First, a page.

May 27, 2018
Before We Worship
Contentment often eludes us. Well, that is just a nicely sanitized way of saying we are seldom happy with who, what, and where we are. So our waking hours are filled, from the moment we rise to when we go to bed, with misgivings about various aspects of our lives. This sense of being unsettled even disturbs our sleep. Can you even remember the last time you had a good night’s sleep?
Psalm 131 shows David found rest for his soul in the Lord. David’s trusting contentment became the goal for the pilgrims making their journey to Jerusalem. It is also the Spirit-inspired picture of maturity we aspire to.
David says, “O LORD, my heart is not lifted up; my eyes are not raised too high; I do not occupy myself with things too great and too marvelous for me.” David’s heart, his inner and true self, is not occupied (or preoccupied) with untamed ambition or unrealistic aspirations. This does not mean that David had no aspirations, or that he was simply coasting through life. It means that he has learned to live with situations that defy his understanding, with unanswerable questions. He was, so to speak, comfortable in his own skin.
How so? Note how David describes himself. “But I have calmed and quieted my soul, like a weaned child with its mother; like a weaned child is my soul within me.” A nursing child has a different relationship with his mother than the weaned child. A nursing child looks to her mother primarily as a source of satisfying her immediate felt-needs, such as hunger. But a weaned child is growing into a deeper relationship with his mother. He is learning to enjoy his mother’s company and presence outside of meeting his immediate needs. Whereas a nursing baby could only cry when faced with hunger, a weaned child does not resort to crying as its first response. The child trusts the mother to provide. He knows he is safe in her keeping. Such was David’s contentment in the LORD. He knew he was safe with him. And although he continues to have unanswered questions, he is not driven mad or tortured by them. He waits on the LORD. And he invites others do the same: “O Israel, hope in the LORD from this time forth and forevermore.”
How, and why, was David so content? How, and why, would we content like him? Simply put, David knew in whom he trusted. Ps 131 builds on the picture of God we see in Ps 130. There we learned he is the God of forgiveness (130:4), of steadfast love (130:7), and of redemption (130:7). In other words, God meets our deepest needs (forgiveness), with an everlasting affection for us (steadfast love), and will spare no expense (redemption). In the end, contentment is not something that happens to us when we are no longer unsettled about life and the many questions that remain unanswered. Rather, we can be content because we know God, before whom all questions are answered.
Call to Worship
‡ Psalm 131 (Trinity Hymnal p. 833)
‡ Trinity Hymnal #692 “To You, O Lord, I Fly”
Trinity Hymnal #731 “Doxology”
Prayer of Invocation
The Reading and Exposition of the Law
2 Timothy 1:13–14 (p. 995)
Prayer of Confession
The Proclamation of the Gospel
“Blessed be the God and Father of our Lord Jesus Christ, who has blessed us in Christ with every spiritual blessing in the heavenly places, even as he chose us in him before the foundation of the world, that we should be holy and blameless before him.” (Ephesians 1:3–4)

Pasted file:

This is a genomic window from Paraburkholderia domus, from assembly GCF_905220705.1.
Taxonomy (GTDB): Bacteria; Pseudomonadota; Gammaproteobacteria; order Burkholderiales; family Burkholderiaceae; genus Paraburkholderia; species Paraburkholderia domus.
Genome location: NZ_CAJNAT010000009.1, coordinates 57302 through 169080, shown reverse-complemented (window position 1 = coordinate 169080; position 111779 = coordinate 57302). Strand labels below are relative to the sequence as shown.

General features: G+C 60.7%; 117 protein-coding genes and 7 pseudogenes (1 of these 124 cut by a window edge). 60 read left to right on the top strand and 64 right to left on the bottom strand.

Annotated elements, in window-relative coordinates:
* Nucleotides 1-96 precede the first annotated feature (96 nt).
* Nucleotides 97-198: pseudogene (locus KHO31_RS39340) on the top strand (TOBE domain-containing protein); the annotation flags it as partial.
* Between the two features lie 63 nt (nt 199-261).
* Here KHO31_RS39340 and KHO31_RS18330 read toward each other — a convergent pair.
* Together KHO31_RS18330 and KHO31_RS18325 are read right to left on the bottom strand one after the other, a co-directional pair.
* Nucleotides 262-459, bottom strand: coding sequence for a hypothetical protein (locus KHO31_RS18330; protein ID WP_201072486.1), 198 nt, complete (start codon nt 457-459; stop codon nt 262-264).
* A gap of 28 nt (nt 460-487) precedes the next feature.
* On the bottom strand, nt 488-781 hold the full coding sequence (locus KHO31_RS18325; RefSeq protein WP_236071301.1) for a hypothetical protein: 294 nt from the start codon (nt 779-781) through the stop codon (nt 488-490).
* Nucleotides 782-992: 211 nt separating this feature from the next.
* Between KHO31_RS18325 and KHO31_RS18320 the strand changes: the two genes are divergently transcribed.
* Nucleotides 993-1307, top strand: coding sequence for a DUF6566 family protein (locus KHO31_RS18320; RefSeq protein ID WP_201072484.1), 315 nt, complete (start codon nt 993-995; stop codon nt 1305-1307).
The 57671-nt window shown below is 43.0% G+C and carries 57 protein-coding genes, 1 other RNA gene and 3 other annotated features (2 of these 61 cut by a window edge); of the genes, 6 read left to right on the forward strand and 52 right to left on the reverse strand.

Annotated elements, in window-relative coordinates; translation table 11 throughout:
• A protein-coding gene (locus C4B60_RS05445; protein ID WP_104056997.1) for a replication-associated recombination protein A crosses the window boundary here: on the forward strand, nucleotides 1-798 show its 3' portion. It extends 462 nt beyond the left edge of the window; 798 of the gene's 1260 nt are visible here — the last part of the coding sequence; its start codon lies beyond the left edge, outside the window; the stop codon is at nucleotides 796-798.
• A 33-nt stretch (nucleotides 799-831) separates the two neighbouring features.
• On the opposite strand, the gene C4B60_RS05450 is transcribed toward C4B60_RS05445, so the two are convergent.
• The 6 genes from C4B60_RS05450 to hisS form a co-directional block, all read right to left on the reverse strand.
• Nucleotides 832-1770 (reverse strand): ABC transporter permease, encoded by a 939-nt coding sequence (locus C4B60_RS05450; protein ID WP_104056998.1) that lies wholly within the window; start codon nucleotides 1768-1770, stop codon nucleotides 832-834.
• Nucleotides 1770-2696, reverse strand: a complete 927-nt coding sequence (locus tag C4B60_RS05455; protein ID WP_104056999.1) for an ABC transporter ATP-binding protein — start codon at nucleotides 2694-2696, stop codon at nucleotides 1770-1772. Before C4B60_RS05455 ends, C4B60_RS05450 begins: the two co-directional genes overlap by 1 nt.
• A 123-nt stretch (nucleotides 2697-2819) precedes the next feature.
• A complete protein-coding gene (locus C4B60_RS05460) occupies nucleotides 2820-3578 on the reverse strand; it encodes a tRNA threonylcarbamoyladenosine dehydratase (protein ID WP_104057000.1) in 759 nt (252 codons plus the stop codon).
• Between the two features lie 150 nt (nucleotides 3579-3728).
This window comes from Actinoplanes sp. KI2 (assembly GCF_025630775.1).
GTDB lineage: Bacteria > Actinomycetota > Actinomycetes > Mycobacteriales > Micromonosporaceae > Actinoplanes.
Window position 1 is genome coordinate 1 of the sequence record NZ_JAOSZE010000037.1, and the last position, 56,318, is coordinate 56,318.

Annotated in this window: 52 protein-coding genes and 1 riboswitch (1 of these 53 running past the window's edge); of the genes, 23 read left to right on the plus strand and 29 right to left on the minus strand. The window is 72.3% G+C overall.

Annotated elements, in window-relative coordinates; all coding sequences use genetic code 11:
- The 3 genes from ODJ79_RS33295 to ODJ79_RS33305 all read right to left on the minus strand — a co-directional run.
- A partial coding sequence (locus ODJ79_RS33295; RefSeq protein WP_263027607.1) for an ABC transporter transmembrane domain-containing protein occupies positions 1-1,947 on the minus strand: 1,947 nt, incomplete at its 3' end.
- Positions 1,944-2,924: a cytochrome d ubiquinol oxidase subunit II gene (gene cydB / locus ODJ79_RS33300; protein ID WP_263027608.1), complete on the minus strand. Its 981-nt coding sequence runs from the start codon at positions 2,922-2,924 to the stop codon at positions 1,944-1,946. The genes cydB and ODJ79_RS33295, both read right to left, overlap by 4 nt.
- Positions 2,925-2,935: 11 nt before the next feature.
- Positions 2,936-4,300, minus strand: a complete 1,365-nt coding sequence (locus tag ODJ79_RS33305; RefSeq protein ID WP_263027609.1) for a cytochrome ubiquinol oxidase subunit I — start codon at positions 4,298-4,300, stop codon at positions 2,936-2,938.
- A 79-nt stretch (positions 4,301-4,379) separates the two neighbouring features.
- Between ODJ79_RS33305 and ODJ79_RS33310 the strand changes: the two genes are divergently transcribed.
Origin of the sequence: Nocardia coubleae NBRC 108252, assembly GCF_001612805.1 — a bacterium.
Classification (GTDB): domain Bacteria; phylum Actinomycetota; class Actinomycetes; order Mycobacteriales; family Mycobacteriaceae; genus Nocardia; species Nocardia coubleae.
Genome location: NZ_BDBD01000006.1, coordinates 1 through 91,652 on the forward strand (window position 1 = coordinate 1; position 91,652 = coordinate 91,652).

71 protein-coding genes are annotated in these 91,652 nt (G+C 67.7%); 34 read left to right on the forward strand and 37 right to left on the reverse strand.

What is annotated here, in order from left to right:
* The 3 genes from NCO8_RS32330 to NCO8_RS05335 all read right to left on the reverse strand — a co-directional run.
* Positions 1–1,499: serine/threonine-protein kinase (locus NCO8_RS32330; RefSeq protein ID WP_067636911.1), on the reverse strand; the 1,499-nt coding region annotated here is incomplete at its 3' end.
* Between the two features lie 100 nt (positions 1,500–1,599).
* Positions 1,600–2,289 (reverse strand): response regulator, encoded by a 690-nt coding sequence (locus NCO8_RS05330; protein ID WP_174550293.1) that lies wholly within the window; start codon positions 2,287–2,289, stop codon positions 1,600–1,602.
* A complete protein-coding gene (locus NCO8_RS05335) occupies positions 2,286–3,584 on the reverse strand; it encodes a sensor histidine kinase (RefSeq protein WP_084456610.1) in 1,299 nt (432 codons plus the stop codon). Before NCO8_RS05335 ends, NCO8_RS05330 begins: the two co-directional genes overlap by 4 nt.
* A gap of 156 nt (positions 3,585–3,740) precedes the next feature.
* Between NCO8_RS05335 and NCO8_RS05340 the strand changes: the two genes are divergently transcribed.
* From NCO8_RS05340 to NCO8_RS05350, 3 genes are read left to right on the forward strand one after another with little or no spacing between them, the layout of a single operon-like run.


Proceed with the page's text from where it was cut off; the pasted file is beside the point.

Trinity Hymnal #691 “It Is Well with My Soul”
The Heidelberg Catechism (1563) — Lord’s Day 21
Presentation of Gifts and Offering
The Proclamation of God’s Word
John 15:26 (p. 902)
The Comforting Spirit
Rev. Ken Han
The Sacrament of The Lord’s Supper
We participate in the Lord’s Supper weekly. We welcome to the Lord’s Table all baptized believers who have sincere faith in Jesus Christ, and regularly worship in a Reformed or evangelical church.
The Lord’s Supper is a sign and a seal of the new covenant blessings. When we participate in the Lord’s Supper with faith, it strengthens our bond with our covenant Lord, Jesus Christ. Thus we participate properly when we come to our Savior with faith and repentance as we renew our resolve to forsake sin and live for his glory.
The Lord’s Supper also renews our bonds with God’s covenant community, the body of believers in the local church. As we receive the Lord’s Supper, we renew our pledge to give ourselves away in loving service.
During the distribution of the bread we will sing Trinity Hymnal #534 “O for a Closer Walk with God” stanzas 1–2, and stanzas 3–4 during the distribution of the cup.
Trinity Hymnal #607 “Thy Loving-kindness, Lord, Is Good and Free”
Family Devotion for the Week
The Shorter Catechism lesson of the week is posted here: Q. 36.
We have some new resources for you at the information table, including several new CCEF mini books, as well as other edifying books. Be sure to check them out!
Upcoming Events and Notices
Every Lord’s Day 10:15 AM: Please join us for Hymnsing, a time of preparing our hearts for worship in praise, and for learning new hymns for worship.
Join us for “12 for 18” as we read 12 great books in the year 2018. For May we are reading “Martin Luther: A Spiritual Biography” by Herman Selderhuis. For June, David Murray, “Reset: Living a Grace-Paced Life in a Burnout Culture.” Please let Janny Ligtenberg know if you would like to order a copy of the book.
May 27: (Lord’s Day): The children’s catechism lesson (Qs. 99–100) will meet.
May 27 (Lord’s Day): Come and join us as we discuss “Martin Luther: A Spiritual Biography.”
June 3 (Lord’s Day): The children’s catechism lesson (Qs. 101–102) and the adult Shorter Catechism lesson (Q. 37) will meet.
(Nursery meets in the Conference Room)
May 27: Yoori Han
June 3: TBA